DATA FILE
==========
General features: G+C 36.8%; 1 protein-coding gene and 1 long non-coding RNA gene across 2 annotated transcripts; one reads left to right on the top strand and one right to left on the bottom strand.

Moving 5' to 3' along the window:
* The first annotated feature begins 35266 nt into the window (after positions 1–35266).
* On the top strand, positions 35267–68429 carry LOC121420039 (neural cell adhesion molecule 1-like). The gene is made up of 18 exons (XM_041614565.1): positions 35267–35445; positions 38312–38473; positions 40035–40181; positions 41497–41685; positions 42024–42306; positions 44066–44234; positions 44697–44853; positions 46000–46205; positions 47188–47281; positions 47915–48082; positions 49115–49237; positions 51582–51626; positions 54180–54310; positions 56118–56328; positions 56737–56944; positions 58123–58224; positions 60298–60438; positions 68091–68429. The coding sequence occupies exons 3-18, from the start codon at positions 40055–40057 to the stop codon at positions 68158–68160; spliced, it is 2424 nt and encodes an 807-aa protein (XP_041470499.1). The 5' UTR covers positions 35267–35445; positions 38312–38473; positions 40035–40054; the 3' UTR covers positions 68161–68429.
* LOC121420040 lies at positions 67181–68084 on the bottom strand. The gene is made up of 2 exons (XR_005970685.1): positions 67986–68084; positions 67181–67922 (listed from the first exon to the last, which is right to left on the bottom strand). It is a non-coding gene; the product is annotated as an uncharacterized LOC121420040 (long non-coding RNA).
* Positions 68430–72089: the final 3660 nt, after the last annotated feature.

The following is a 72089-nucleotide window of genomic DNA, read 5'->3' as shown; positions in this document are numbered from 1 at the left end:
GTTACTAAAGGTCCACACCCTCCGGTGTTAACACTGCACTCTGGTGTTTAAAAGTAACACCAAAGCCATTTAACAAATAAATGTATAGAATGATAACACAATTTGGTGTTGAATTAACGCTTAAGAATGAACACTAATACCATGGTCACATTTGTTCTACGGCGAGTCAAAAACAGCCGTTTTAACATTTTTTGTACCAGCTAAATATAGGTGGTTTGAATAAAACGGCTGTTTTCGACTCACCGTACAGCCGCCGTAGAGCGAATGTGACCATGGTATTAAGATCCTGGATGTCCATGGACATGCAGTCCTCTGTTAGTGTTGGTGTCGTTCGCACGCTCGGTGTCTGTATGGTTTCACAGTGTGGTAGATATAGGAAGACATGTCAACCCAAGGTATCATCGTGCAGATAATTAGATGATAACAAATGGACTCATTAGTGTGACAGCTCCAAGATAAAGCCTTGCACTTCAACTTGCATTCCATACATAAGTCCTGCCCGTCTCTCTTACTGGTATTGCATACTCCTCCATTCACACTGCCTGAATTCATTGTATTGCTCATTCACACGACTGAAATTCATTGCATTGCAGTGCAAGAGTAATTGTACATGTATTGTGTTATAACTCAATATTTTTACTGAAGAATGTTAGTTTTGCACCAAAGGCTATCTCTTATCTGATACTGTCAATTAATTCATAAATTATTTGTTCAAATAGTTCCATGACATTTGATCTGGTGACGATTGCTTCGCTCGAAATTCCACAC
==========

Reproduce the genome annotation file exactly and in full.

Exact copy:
General features: G+C 36.8%; 1 protein-coding gene and 1 long non-coding RNA gene across 2 annotated transcripts; one reads left to right on the top strand and one right to left on the bottom strand.

Moving 5' to 3' along the window:
* The first annotated feature begins 35266 nt into the window (after positions 1–35266).
* On the top strand, positions 35267–68429 carry LOC121420039 (neural cell adhesion molecule 1-like). The gene is made up of 18 exons (XM_041614565.1): positions 35267–35445; positions 38312–38473; positions 40035–40181; positions 41497–41685; positions 42024–42306; positions 44066–44234; positions 44697–44853; positions 46000–46205; positions 47188–47281; positions 47915–48082; positions 49115–49237; positions 51582–51626; positions 54180–54310; positions 56118–56328; positions 56737–56944; positions 58123–58224; positions 60298–60438; positions 68091–68429. The coding sequence occupies exons 3-18, from the start codon at positions 40055–40057 to the stop codon at positions 68158–68160; spliced, it is 2424 nt and encodes an 807-aa protein (XP_041470499.1). The 5' UTR covers positions 35267–35445; positions 38312–38473; positions 40035–40054; the 3' UTR covers positions 68161–68429.
* LOC121420040 lies at positions 67181–68084 on the bottom strand. The gene is made up of 2 exons (XR_005970685.1): positions 67986–68084; positions 67181–67922 (listed from the first exon to the last, which is right to left on the bottom strand). It is a non-coding gene; the product is annotated as an uncharacterized LOC121420040 (long non-coding RNA).
* Positions 68430–72089: the final 3660 nt, after the last annotated feature.

The following is a 72089-nucleotide window of genomic DNA, read 5'->3' as shown; positions in this document are numbered from 1 at the left end:
GTTACTAAAGGTCCACACCCTCCGGTGTTAACACTGCACTCTGGTGTTTAAAAGTAACACCAAAGCCATTTAACAAATAAATGTATAGAATGATAACACAATTTGGTGTTGAATTAACGCTTAAGAATGAACACTAATACCATGGTCACATTTGTTCTACGGCGAGTCAAAAACAGCCGTTTTAACATTTTTTGTACCAGCTAAATATAGGTGGTTTGAATAAAACGGCTGTTTTCGACTCACCGTACAGCCGCCGTAGAGCGAATGTGACCATGGTATTAAGATCCTGGATGTCCATGGACATGCAGTCCTCTGTTAGTGTTGGTGTCGTTCGCACGCTCGGTGTCTGTATGGTTTCACAGTGTGGTAGATATAGGAAGACATGTCAACCCAAGGTATCATCGTGCAGATAATTAGATGATAACAAATGGACTCATTAGTGTGACAGCTCCAAGATAAAGCCTTGCACTTCAACTTGCATTCCATACATAAGTCCTGCCCGTCTCTCTTACTGGTATTGCATACTCCTCCATTCACACTGCCTGAATTCATTGTATTGCTCATTCACACGACTGAAATTCATTGCATTGCAGTGCAAGAGTAATTGTACATGTATTGTGTTATAACTCAATATTTTTACTGAAGAATGTTAGTTTTGCACCAAAGGCTATCTCTTATCTGATACTGTCAATTAATTCATAAATTATTTGTTCAAATAGTTCCATGACATTTGATCTGGTGACGATTGCTTCGCTCGAAATTCCACAC